HILL, John (1770-1850, engraver) & William Guy WALL (1792-1864)
The Junction of the Sacandaga and Hudson Rivers [No. 2 of the Hudson River Port Folio]
New York and Charleston: H. I. Megarey & W. B. Gilly New York & John Mill Charleston SC, [1821-22]. Aquatint, coloured by hand, by John Hill, after W.G. Wall. Printed by Rollinson. Sheet size: 24 x 17 7/16 inches.
A fine view of the junction of the Sacandaga and the Hudson from "The Hudson River Portfolio": one of the "finest collections of New York State views ever published" (Deak).
"In the summer of 1820 the Irish-born and trained landscape artist William Guy Wall (1792-after 1864) went on an extended sketching tour of the Hudson River Valley and its environs. A selection of Wall's watercolors recording sights on his tour was engraved by the master printmaker John Hill (1770-1850) in The Hudson River Portfolio, published in New York City by Henry J. Megarey between 1821 and 1825. Long considered a cornerstone in the development of American printmaking and landscape painting, its twenty topographical views cover roughly 212 miles of the 315-mile course of the Hudson River. This undertaking paved the way for a wider public appreciation of landscape in the United States. The first series of prints to make Americans aware of the beauty and sublimity of their own scenery, the seminal Portfolio helped to stimulate national pride and cultural identity. The adjacent text reads: "The Hudson river receives the water of the Sacandaga, at the village of Luzerne about fourteen miles west of Sandy-Hill, and about two hundred and twenty-four from New-York. There are some considerable rapids at this place, which are dignified by the name of the Little Falls. The shores are broken and precipitous; and the natural course of the current is impeded and distracted by the large fragments of stone. The character of the scenery is a wild, ferocious, and solitary sublimity; lofty and irregular acclivities, covered with the gloomy verdure of interminable forests and glens. The forests of Luzerne are principally of white pine. The time of day represented in the engraving is morning."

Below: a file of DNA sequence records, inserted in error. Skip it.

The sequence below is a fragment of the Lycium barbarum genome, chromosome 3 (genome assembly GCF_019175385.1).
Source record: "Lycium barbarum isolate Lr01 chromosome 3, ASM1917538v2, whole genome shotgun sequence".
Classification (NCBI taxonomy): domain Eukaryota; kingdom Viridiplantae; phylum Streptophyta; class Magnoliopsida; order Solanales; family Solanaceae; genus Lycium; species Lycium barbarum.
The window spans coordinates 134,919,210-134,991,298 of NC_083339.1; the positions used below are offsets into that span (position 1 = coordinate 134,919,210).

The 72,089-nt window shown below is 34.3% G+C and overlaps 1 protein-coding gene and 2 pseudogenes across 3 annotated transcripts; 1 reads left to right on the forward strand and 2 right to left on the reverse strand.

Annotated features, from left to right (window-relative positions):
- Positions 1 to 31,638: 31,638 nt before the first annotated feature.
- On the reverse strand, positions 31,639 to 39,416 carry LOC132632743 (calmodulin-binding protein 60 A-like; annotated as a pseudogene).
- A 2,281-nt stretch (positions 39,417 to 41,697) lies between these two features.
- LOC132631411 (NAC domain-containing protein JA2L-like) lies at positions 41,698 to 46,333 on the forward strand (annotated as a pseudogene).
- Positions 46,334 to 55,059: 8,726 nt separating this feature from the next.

Cf. Deak 320; R.J. Koke Checklist of John Hill 76; New York Historical Society notes to an exhibition on the Hudson River School.